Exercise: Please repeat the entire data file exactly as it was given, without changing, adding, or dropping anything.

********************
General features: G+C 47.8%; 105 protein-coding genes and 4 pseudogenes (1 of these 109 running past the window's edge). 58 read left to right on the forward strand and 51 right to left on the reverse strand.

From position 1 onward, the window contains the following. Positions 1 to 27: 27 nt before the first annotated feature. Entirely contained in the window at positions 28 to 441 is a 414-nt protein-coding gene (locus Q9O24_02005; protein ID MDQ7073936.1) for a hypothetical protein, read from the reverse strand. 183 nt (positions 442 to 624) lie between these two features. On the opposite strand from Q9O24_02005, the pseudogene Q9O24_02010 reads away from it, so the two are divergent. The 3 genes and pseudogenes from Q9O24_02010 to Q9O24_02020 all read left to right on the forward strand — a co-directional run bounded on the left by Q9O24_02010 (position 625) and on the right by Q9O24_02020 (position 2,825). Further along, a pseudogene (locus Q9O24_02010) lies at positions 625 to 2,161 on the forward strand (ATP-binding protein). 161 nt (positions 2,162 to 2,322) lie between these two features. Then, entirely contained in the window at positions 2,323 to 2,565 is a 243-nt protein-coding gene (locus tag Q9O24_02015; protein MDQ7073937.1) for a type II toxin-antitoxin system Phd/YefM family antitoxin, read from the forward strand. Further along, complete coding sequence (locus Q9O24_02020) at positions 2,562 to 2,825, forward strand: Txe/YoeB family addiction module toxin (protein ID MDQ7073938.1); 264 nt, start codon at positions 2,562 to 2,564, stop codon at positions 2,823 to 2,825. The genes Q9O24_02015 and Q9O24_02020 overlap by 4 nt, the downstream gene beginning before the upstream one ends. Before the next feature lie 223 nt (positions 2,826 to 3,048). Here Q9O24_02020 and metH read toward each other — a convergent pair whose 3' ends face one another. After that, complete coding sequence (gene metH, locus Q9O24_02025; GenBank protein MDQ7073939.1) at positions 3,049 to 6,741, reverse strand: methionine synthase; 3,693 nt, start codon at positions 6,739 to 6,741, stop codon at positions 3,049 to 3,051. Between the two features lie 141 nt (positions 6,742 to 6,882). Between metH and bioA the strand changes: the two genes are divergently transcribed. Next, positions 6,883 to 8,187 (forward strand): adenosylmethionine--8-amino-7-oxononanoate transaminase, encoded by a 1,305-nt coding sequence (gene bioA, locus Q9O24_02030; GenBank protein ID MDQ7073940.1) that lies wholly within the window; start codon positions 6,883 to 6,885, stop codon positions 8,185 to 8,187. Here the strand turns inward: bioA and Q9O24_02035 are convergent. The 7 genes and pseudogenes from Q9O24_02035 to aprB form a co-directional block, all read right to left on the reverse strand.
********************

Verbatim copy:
General features: G+C 47.8%; 105 protein-coding genes and 4 pseudogenes (1 of these 109 running past the window's edge). 58 read left to right on the forward strand and 51 right to left on the reverse strand.

From position 1 onward, the window contains the following. Positions 1 to 27: 27 nt before the first annotated feature. Entirely contained in the window at positions 28 to 441 is a 414-nt protein-coding gene (locus Q9O24_02005; protein ID MDQ7073936.1) for a hypothetical protein, read from the reverse strand. 183 nt (positions 442 to 624) lie between these two features. On the opposite strand from Q9O24_02005, the pseudogene Q9O24_02010 reads away from it, so the two are divergent. The 3 genes and pseudogenes from Q9O24_02010 to Q9O24_02020 all read left to right on the forward strand — a co-directional run bounded on the left by Q9O24_02010 (position 625) and on the right by Q9O24_02020 (position 2,825). Further along, a pseudogene (locus Q9O24_02010) lies at positions 625 to 2,161 on the forward strand (ATP-binding protein). 161 nt (positions 2,162 to 2,322) lie between these two features. Then, entirely contained in the window at positions 2,323 to 2,565 is a 243-nt protein-coding gene (locus tag Q9O24_02015; protein MDQ7073937.1) for a type II toxin-antitoxin system Phd/YefM family antitoxin, read from the forward strand. Further along, complete coding sequence (locus Q9O24_02020) at positions 2,562 to 2,825, forward strand: Txe/YoeB family addiction module toxin (protein ID MDQ7073938.1); 264 nt, start codon at positions 2,562 to 2,564, stop codon at positions 2,823 to 2,825. The genes Q9O24_02015 and Q9O24_02020 overlap by 4 nt, the downstream gene beginning before the upstream one ends. Before the next feature lie 223 nt (positions 2,826 to 3,048). Here Q9O24_02020 and metH read toward each other — a convergent pair whose 3' ends face one another. After that, complete coding sequence (gene metH, locus Q9O24_02025; GenBank protein MDQ7073939.1) at positions 3,049 to 6,741, reverse strand: methionine synthase; 3,693 nt, start codon at positions 6,739 to 6,741, stop codon at positions 3,049 to 3,051. Between the two features lie 141 nt (positions 6,742 to 6,882). Between metH and bioA the strand changes: the two genes are divergently transcribed. Next, positions 6,883 to 8,187 (forward strand): adenosylmethionine--8-amino-7-oxononanoate transaminase, encoded by a 1,305-nt coding sequence (gene bioA, locus Q9O24_02030; GenBank protein ID MDQ7073940.1) that lies wholly within the window; start codon positions 6,883 to 6,885, stop codon positions 8,185 to 8,187. Here the strand turns inward: bioA and Q9O24_02035 are convergent. The 7 genes and pseudogenes from Q9O24_02035 to aprB form a co-directional block, all read right to left on the reverse strand.